No-one wants to lounge on a summer beach reading Wuthering Heights, do they? But, equally, who wants to sit by the fire at Christmas and read about folk who are running around in a bikini?

Atmosphere is where it’s at and there’s plenty of it in The Snow Angel; a dark, time-slip saga with a touch of the gothic and plenty of twists and turns to keep you guessing right up until the – uplifting – end.

Given that her last book was called Winter Folly, is there a bit of a theme developing?

“I do tend to write my novels through the winter and deliver in the spring,” says Lulu.

“I suppose I have quite a romantic notion of the winter and think about fires and the coldness. But I do feel the cold really badly so I have to keep gloves and slippers to hand at all times and hot-water bottles and I must admit that I’ve sometimes got so cold writing that I’ve had to get into a bath and defrost.”

That doesn’t happen in The Snow Angel but, says Lulu, who moved to a tall, draughty Georgian property in Sherborne with her husband and children during August, elements of her own life crept into the novel.

“I didn’t know we were coming here when I was writing The Snow Angel,” she says.

“But I found it interesting that my main character, Emily, moved house and then I did. I think the feeling of transference quite often happens in my books, either I write it and something like it happens to me, or it happens and I incorporate elements of it.”

But one element of her own life was embarked on directly because of the novel, which features the interlinked story of two women; Emily, who loses everything because of her husband’s financial mismanagement and Cressida, a 1960s society girl whose love affair with an artist has far-reaching consequences.

“I was really interested in the idea of having a portrait painted so I got someone to paint me so I could experience what it was like,” she says.

“At first I thought that maybe I was taking my research a bit too far but I wanted to undergo the experience of being really looked at by someone else, the feeling of being really scrutinised.”

The end result is just being finished off; a ‘hyper-real’ study of Lulu with a strong ‘vintage’ feel.

“I wanted to capture myself now, to remind me what I looked like while I’m still young but it really travels straight into the book,” she says.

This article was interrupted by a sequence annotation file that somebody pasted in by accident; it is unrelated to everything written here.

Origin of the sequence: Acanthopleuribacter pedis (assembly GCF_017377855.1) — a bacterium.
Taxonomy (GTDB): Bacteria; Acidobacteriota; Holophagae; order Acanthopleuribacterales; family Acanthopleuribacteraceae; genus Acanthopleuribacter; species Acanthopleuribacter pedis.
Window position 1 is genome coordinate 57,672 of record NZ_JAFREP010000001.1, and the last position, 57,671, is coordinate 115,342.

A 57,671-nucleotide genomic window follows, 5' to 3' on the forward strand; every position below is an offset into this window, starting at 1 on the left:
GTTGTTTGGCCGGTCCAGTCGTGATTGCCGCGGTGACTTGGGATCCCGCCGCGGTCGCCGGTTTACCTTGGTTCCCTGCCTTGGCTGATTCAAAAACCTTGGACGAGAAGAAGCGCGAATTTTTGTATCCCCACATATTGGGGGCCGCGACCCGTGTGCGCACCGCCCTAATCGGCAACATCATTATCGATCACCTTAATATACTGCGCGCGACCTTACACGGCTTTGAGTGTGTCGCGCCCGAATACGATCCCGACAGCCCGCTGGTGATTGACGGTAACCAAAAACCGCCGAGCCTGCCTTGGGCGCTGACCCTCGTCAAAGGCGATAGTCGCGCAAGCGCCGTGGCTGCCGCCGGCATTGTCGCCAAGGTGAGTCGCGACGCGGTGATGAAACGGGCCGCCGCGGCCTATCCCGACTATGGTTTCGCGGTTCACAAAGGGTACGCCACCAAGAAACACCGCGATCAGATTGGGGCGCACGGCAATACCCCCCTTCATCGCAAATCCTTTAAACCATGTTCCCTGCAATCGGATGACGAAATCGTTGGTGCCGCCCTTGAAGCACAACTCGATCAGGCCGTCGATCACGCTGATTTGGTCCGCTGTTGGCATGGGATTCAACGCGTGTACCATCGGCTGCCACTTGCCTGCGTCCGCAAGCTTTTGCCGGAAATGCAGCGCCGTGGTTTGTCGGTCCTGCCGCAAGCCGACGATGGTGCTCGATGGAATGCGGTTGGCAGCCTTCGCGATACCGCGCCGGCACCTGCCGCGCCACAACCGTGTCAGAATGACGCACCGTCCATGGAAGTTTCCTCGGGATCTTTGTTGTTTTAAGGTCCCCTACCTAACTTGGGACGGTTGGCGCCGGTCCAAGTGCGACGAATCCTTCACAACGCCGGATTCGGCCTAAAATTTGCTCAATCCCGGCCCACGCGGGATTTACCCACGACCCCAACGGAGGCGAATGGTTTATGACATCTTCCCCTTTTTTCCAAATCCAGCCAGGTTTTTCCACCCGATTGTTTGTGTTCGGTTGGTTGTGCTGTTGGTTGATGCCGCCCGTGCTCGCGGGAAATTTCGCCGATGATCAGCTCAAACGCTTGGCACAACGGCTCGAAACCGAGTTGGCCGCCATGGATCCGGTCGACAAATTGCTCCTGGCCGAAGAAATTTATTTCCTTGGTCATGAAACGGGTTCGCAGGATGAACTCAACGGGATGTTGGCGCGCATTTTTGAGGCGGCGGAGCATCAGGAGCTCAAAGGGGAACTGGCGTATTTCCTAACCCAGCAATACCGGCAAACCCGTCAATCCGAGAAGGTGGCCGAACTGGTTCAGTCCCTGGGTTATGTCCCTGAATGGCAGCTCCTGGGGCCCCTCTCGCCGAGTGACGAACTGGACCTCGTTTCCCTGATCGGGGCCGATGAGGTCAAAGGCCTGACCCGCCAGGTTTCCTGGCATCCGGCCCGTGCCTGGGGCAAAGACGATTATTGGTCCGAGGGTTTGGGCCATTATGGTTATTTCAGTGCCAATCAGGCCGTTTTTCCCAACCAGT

“It seemed to me that having a portrait painting situation was a very natural way for a couple to fall in love because of that very strange bond to the artist.”

It also provided her with a dramatic plot-twist.

Another real-life element was the character of the young boy taught by Cressida.

“It spoke to my father who was a young boy in an East End school whose parents took him out of that environment in which he wouldn’t have been able to succeed,” she says.

“We are shaped by our backgrounds, I think.”

Her background was in publishing, where she worked as an editor and still takes on the occasional editing project.

“I loved writing and even when I was an editor I couldn’t believe that someone was paying me to work on stories,” she says.

In moving to Sherborne where her husband, James, has started a new job as a master at one of the schools there, Lulu hopes her children will enjoy a background similar to hers, much of which was spent in rural Oxfordshire.

“I couldn’t believe our luck in coming to a place like this,” she says, of Sherborne.

“There is the community, the friendliness is really marked compared to London.”

No surprise, then, that the county will be making an appearance in her next book although the family is currently gearing up for Christmas in their new home.

“Everyone’s coming to us, that’s why we’re rushing to get radiators in, carpets down, boxes packed away and a spare room warm enough for visitors,” she says.

But one thing she won’t be doing much of over the holiday is reading any stories herself. “I only read non-fiction when I’m writing,” she says.

  • The Snow Angel by Lulu Taylor is published by Pan Macmillan